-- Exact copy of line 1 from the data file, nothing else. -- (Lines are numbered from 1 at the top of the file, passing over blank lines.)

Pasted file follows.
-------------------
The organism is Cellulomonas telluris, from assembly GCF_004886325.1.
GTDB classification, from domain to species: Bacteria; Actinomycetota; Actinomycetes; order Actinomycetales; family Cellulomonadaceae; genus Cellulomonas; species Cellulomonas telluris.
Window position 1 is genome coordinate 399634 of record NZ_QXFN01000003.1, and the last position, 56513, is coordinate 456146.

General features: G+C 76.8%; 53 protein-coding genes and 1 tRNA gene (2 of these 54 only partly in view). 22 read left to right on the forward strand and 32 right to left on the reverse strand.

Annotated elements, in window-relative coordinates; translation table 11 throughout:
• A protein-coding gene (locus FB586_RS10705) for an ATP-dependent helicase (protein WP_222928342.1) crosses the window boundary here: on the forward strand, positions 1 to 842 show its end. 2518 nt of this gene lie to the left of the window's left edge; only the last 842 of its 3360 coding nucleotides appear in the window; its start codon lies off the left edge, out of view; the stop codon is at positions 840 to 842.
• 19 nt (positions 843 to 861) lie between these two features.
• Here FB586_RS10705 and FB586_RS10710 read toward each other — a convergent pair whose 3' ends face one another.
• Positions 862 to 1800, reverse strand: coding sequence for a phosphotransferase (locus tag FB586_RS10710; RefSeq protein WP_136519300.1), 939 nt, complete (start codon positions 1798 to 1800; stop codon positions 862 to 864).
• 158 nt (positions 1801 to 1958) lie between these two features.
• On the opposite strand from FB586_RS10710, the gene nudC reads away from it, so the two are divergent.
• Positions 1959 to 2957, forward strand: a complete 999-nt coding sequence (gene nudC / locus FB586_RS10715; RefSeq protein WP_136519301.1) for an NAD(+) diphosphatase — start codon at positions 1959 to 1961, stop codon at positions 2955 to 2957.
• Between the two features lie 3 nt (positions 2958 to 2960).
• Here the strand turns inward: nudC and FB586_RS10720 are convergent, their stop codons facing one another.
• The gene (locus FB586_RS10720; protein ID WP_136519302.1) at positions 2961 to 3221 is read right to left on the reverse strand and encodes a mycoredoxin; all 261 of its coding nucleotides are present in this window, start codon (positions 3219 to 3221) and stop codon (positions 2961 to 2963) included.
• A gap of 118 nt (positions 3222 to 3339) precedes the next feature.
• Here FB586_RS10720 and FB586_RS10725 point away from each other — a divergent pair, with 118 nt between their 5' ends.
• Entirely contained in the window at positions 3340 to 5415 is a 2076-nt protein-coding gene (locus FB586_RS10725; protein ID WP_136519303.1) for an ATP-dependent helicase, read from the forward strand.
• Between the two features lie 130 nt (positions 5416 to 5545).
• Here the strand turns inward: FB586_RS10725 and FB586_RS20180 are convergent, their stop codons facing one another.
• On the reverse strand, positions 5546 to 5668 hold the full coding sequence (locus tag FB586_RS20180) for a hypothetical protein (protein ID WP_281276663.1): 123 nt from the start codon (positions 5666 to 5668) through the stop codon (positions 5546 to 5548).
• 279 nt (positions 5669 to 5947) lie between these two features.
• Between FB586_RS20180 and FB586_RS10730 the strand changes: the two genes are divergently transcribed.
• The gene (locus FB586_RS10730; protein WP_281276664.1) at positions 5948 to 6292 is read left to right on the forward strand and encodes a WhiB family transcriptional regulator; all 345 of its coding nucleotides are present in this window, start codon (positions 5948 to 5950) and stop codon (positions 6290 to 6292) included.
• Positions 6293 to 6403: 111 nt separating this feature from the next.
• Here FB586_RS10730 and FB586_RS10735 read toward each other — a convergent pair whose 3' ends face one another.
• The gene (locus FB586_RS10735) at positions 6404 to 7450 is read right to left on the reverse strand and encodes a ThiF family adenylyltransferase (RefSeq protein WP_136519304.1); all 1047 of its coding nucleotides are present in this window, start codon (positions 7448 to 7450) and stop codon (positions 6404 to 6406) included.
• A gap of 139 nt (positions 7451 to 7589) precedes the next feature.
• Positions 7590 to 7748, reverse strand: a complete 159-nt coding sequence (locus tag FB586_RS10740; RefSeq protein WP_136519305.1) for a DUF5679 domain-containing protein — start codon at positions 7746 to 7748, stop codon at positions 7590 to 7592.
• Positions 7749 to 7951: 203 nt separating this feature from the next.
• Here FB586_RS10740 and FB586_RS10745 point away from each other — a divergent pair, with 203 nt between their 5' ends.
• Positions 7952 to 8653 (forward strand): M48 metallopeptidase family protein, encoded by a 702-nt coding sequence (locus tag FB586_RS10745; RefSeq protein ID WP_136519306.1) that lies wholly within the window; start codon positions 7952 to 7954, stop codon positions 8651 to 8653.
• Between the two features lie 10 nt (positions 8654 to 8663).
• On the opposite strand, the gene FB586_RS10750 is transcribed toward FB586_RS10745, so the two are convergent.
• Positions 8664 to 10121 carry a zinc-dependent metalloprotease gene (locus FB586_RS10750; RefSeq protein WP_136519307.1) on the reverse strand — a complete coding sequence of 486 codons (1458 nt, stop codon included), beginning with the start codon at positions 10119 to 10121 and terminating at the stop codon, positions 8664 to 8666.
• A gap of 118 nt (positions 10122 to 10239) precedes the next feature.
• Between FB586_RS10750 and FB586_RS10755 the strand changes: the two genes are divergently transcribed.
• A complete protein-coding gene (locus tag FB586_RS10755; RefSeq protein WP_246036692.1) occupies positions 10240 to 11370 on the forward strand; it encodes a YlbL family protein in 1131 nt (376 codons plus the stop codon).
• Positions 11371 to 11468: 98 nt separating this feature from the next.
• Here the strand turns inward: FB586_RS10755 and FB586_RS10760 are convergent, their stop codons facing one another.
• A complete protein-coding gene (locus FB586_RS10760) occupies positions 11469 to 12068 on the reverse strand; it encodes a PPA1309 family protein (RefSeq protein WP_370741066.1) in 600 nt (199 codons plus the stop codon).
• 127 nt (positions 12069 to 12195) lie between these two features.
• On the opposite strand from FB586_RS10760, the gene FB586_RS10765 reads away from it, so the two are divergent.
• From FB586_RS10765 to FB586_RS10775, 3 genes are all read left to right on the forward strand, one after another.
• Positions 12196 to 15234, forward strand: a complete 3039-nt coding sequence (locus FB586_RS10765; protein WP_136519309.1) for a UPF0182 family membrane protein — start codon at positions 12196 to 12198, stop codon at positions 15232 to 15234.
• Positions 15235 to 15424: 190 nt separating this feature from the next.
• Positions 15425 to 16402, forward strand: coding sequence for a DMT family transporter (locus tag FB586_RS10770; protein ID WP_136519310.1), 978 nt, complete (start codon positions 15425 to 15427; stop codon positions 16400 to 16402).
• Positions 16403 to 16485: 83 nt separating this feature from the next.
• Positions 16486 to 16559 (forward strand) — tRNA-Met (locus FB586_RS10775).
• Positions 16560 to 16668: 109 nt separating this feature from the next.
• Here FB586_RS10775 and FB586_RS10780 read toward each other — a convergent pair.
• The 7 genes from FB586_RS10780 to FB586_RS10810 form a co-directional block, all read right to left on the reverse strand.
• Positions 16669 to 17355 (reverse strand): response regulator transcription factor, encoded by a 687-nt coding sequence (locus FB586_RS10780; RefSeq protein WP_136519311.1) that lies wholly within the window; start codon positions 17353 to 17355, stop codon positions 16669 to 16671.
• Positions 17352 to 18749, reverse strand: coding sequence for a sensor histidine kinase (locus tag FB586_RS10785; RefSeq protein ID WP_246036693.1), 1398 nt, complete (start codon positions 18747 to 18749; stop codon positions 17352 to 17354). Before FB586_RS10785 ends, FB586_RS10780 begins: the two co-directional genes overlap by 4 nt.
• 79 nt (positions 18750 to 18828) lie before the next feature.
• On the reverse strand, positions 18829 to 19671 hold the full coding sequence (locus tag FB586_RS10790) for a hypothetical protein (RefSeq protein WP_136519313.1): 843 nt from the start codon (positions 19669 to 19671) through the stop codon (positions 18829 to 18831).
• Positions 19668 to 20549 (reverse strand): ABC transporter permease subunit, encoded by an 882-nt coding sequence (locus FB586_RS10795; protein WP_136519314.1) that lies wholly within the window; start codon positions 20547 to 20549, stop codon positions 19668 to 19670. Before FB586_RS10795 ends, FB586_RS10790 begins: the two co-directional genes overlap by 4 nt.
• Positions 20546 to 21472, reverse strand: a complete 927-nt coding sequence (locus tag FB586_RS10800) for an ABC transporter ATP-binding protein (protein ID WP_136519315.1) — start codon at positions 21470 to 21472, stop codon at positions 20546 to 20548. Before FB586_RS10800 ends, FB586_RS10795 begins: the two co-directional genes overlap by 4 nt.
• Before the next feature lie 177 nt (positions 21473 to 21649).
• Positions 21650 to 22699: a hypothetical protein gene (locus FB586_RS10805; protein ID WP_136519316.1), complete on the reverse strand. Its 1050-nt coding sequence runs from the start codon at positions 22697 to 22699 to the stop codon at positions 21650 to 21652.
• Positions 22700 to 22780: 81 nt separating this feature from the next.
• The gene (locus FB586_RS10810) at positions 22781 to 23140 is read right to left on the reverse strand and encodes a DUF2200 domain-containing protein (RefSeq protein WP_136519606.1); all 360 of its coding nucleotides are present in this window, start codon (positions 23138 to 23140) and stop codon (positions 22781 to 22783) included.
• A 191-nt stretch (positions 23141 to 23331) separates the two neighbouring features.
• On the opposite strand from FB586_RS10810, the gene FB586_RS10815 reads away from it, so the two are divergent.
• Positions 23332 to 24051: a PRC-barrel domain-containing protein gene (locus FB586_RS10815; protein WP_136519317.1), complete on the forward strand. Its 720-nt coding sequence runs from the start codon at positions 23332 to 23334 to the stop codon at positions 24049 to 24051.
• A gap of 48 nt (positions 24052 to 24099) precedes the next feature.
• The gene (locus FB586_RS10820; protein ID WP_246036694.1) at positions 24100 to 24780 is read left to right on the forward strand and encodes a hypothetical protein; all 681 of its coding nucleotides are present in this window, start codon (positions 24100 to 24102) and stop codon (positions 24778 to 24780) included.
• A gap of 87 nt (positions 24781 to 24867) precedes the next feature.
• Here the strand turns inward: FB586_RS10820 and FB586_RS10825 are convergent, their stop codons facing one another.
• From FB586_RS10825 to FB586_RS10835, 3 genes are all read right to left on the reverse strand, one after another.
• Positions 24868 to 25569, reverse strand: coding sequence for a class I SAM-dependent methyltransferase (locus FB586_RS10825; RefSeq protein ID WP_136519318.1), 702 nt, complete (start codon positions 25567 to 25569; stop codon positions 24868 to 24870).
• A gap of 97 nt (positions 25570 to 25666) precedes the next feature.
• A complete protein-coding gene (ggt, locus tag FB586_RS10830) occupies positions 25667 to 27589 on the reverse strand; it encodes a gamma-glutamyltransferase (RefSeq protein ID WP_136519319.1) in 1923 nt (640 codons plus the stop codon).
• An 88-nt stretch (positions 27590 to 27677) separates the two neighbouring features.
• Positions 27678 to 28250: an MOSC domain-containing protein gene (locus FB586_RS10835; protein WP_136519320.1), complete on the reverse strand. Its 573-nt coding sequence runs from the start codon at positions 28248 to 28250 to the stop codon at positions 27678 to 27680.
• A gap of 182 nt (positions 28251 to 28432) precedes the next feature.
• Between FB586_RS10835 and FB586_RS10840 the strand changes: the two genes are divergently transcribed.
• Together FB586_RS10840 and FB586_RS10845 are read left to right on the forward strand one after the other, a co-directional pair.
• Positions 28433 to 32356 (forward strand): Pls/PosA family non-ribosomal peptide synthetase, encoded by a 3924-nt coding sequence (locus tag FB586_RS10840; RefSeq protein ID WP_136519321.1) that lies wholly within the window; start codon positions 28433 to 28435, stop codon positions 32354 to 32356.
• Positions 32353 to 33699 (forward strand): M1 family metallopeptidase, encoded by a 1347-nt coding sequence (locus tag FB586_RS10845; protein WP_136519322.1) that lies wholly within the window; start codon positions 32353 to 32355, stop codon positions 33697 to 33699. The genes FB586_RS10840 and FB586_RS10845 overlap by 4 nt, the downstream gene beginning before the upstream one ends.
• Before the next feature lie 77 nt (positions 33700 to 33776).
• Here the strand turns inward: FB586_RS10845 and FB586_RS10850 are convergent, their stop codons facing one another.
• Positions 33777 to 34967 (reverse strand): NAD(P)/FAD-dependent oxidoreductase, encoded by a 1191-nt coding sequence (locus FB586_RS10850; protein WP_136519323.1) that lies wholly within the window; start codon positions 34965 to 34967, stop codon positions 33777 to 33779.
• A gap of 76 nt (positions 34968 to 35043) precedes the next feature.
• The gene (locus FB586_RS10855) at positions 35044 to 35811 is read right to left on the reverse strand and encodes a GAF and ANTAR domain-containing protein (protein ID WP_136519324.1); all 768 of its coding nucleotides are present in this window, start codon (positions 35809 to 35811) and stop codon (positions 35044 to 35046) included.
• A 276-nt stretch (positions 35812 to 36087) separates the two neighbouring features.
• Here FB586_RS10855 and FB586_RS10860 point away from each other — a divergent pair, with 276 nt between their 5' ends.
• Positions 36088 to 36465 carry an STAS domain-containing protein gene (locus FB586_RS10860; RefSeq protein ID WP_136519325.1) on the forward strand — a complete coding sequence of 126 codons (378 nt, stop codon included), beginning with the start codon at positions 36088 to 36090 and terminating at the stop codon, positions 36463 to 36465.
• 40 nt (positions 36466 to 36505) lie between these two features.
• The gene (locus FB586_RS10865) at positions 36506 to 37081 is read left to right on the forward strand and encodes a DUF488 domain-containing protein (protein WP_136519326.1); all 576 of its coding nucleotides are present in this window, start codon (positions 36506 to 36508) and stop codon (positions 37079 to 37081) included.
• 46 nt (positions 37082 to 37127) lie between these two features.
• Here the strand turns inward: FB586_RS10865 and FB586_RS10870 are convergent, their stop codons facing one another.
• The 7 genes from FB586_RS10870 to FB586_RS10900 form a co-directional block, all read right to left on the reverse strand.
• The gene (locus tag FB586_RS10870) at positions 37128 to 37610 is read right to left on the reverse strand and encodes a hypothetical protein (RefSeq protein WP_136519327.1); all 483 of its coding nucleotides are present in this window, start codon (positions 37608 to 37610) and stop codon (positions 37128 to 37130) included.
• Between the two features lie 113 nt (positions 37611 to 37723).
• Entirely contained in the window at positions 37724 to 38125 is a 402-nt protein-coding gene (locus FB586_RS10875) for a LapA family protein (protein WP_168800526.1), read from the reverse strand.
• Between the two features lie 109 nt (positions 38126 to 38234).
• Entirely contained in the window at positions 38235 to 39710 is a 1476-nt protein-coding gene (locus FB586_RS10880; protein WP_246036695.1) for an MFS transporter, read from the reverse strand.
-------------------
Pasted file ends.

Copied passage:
The organism is Cellulomonas telluris, from assembly GCF_004886325.1.